Part 1 of a 4-Part Series From Seminarian Nic Wilson

Nic Wilson

We reached out to St. Jude Catholic Church’s very own Nic Wilson for an update on his path to priesthood. Nic provided some great comments on hearing the call of God, the seminary process, and some of the big challenges he’s faced so far.

We will share these in a series of four posts so be sure to be watching the parish website and our Facebook account.  Below is the first one!

Let’s start here…

Nic, can you share how you knew God was calling you to be a priest?

My time at Peoria Notre Dame High School was essential to hearing God’s call to go to seminary. At PND, we had to complete 100 hours of service in order to graduate. I chose to serve at a nursing home in Peoria, and when residents would die who I had befriended, it caused me to think seriously about how I was living and what came after death. As a result, I started going to Eucharistic Adoration, praying the Rosary, regularly going to Confession, and attending daily Mass. I was also invited to start serving Mass at the Cathedral of St. Mary of the Immaculate Conception in downtown Peoria, and there I was able to spend time with seminarians and priests and see the joy they had in following Christ.

While at PND, I was also a member of the robotics club, and though I enjoyed the designing and building the robot, I found that I was most concerned for the souls of my teammates. As I continued to grow in my prayer life and thought about how the priest cares for souls, my desire for priesthood grew. While attending Emmaus Days, the diocesan vocation retreat, after my junior year of high school, I talked to our vocation director at the time, Monsignor Brownsey, about becoming a seminarian. He told me to get to know St. Therese of Lisieux, and later that summer he gave me an application to seminary. During my senior year of high school, in addition to reading St. Therese’s Story of a Soul, I also read many books by Venerable Fulton Sheen and Father Michael Gaitley. This spiritual reading, in addition to regular prayer, solidified my commitment to entering seminary.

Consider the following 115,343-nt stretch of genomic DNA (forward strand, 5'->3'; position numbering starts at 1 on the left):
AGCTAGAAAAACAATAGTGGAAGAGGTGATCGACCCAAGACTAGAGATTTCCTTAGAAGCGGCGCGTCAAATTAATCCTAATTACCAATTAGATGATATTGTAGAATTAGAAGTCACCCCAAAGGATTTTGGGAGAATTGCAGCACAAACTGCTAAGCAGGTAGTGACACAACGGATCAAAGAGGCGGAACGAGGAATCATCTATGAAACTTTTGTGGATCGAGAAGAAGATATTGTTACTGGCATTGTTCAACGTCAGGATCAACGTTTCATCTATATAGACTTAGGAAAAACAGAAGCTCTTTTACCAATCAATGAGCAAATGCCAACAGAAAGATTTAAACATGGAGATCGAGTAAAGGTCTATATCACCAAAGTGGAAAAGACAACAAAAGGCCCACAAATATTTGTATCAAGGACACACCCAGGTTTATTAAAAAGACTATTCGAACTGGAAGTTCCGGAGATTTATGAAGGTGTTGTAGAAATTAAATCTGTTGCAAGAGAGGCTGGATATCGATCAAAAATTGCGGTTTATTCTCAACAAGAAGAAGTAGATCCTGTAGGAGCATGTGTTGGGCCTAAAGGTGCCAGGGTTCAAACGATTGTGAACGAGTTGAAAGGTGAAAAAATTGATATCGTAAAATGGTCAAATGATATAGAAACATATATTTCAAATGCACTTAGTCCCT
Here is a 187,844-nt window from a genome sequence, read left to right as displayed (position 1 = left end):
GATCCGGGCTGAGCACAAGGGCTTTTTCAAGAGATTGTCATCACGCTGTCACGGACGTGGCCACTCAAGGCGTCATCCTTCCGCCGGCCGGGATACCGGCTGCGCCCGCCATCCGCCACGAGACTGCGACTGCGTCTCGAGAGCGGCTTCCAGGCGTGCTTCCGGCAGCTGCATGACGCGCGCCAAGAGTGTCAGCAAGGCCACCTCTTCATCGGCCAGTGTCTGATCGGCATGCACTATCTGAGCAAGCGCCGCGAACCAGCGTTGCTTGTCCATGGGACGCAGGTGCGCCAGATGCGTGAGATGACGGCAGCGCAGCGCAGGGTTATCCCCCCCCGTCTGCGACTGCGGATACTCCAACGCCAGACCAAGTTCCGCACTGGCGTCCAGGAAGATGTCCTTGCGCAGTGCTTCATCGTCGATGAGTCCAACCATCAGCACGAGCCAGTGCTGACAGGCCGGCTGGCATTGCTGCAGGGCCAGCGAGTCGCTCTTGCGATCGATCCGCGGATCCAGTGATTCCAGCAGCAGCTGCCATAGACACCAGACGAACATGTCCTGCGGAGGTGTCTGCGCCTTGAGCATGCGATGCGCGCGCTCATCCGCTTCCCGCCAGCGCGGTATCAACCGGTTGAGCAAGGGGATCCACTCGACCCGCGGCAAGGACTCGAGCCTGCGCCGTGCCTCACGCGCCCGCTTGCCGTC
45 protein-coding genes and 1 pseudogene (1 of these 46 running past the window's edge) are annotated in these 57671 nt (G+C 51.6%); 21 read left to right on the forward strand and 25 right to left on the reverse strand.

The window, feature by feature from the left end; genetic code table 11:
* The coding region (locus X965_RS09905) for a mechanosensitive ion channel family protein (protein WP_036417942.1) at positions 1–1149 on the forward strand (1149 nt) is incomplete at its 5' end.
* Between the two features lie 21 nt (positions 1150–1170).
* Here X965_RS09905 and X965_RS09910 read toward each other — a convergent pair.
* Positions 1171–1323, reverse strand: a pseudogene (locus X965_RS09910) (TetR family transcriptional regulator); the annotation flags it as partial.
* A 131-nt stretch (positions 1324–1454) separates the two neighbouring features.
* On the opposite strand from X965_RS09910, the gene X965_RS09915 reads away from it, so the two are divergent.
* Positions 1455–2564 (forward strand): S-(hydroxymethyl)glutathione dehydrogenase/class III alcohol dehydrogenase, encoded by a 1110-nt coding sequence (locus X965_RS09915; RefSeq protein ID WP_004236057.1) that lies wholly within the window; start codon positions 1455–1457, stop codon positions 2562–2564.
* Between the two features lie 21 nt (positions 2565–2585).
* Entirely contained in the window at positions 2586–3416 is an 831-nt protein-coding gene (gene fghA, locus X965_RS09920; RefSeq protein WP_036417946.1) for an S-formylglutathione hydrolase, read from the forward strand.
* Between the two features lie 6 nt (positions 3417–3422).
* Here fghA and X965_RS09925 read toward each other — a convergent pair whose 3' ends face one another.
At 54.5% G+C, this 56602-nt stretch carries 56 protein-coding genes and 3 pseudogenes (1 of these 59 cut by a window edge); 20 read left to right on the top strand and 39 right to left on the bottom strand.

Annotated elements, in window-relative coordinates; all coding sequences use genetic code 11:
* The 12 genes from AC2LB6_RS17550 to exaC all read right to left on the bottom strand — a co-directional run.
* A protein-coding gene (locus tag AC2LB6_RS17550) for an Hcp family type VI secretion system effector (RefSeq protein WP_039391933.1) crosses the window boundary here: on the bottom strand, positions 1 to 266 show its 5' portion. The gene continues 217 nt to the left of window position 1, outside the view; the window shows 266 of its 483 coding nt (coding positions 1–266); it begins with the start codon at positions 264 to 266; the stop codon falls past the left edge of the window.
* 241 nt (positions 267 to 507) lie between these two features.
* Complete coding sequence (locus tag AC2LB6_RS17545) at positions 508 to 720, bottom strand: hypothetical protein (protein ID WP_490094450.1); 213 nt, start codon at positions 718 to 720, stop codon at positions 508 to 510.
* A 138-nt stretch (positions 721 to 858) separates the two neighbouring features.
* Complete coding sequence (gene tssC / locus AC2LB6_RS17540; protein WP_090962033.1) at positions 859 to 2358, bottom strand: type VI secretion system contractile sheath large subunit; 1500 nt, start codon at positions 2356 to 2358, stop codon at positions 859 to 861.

Entering seminary is no guarantee that God is calling one to the priesthood, but it is a time of more intentional discernment of the priesthood. At Immaculate Heart of Mary Seminary (IHM), I was blessed to have challenging courses in philosophy, excellent priests to help form me in virtue, great opportunities for service at nursing homes, schools, prisons, and most importantly, a schedule of daily prayer consisting of Mass, the Rosary, the five hours of the Liturgy of the Hours, and an hour of mental prayer. Over the course of my four years in college seminary, I found myself growing in joy and peace as I lived the way of life provided by the seminary and as I worked during the summer in the archives of the diocese and teaching Totus Tuus. As a result, as I continue in formation, I feel confident that God is indeed calling me to be a priest.

Check back in about a week as we hear more from Nic in post 2 of 4! Leave some comments below and let us know what you think.